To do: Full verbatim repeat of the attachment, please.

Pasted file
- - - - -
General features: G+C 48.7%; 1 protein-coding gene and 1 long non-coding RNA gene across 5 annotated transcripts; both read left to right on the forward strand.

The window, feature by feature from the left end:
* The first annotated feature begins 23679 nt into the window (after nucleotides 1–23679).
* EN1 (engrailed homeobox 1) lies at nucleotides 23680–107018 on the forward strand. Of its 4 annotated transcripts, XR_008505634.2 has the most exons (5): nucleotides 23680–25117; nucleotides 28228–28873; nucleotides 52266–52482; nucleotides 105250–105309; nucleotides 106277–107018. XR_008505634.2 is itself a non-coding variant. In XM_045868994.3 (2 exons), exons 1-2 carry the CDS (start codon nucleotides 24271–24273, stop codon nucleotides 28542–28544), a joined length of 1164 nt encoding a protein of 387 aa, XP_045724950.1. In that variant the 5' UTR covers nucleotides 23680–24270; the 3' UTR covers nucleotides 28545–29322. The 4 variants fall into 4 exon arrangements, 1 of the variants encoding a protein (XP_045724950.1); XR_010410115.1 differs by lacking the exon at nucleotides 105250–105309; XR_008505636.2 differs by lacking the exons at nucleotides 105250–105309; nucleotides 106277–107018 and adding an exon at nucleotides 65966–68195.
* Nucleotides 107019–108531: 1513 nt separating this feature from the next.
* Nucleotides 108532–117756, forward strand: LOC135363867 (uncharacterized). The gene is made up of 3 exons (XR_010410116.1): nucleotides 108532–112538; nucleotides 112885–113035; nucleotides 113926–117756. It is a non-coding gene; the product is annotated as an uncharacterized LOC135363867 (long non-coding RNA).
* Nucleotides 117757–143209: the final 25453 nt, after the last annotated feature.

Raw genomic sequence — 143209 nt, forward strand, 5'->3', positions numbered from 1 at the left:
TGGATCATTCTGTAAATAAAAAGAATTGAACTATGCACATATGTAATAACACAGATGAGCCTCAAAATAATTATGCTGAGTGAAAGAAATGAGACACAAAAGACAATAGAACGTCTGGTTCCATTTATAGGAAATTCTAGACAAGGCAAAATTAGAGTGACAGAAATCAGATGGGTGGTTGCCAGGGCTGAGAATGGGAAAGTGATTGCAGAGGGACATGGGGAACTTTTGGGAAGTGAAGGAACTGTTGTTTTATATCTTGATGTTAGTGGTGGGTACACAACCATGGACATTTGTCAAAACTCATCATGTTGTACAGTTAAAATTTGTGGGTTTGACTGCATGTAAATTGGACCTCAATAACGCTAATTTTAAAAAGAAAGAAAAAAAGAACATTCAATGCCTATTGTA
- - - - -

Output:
General features: G+C 48.7%; 1 protein-coding gene and 1 long non-coding RNA gene across 5 annotated transcripts; both read left to right on the forward strand.

The window, feature by feature from the left end:
* The first annotated feature begins 23679 nt into the window (after nucleotides 1–23679).
* EN1 (engrailed homeobox 1) lies at nucleotides 23680–107018 on the forward strand. Of its 4 annotated transcripts, XR_008505634.2 has the most exons (5): nucleotides 23680–25117; nucleotides 28228–28873; nucleotides 52266–52482; nucleotides 105250–105309; nucleotides 106277–107018. XR_008505634.2 is itself a non-coding variant. In XM_045868994.3 (2 exons), exons 1-2 carry the CDS (start codon nucleotides 24271–24273, stop codon nucleotides 28542–28544), a joined length of 1164 nt encoding a protein of 387 aa, XP_045724950.1. In that variant the 5' UTR covers nucleotides 23680–24270; the 3' UTR covers nucleotides 28545–29322. The 4 variants fall into 4 exon arrangements, 1 of the variants encoding a protein (XP_045724950.1); XR_010410115.1 differs by lacking the exon at nucleotides 105250–105309; XR_008505636.2 differs by lacking the exons at nucleotides 105250–105309; nucleotides 106277–107018 and adding an exon at nucleotides 65966–68195.
* Nucleotides 107019–108531: 1513 nt separating this feature from the next.
* Nucleotides 108532–117756, forward strand: LOC135363867 (uncharacterized). The gene is made up of 3 exons (XR_010410116.1): nucleotides 108532–112538; nucleotides 112885–113035; nucleotides 113926–117756. It is a non-coding gene; the product is annotated as an uncharacterized LOC135363867 (long non-coding RNA).
* Nucleotides 117757–143209: the final 25453 nt, after the last annotated feature.

Raw genomic sequence — 143209 nt, forward strand, 5'->3', positions numbered from 1 at the left:
TGGATCATTCTGTAAATAAAAAGAATTGAACTATGCACATATGTAATAACACAGATGAGCCTCAAAATAATTATGCTGAGTGAAAGAAATGAGACACAAAAGACAATAGAACGTCTGGTTCCATTTATAGGAAATTCTAGACAAGGCAAAATTAGAGTGACAGAAATCAGATGGGTGGTTGCCAGGGCTGAGAATGGGAAAGTGATTGCAGAGGGACATGGGGAACTTTTGGGAAGTGAAGGAACTGTTGTTTTATATCTTGATGTTAGTGGTGGGTACACAACCATGGACATTTGTCAAAACTCATCATGTTGTACAGTTAAAATTTGTGGGTTTGACTGCATGTAAATTGGACCTCAATAACGCTAATTTTAAAAAGAAAGAAAAAAAGAACATTCAATGCCTATTGTA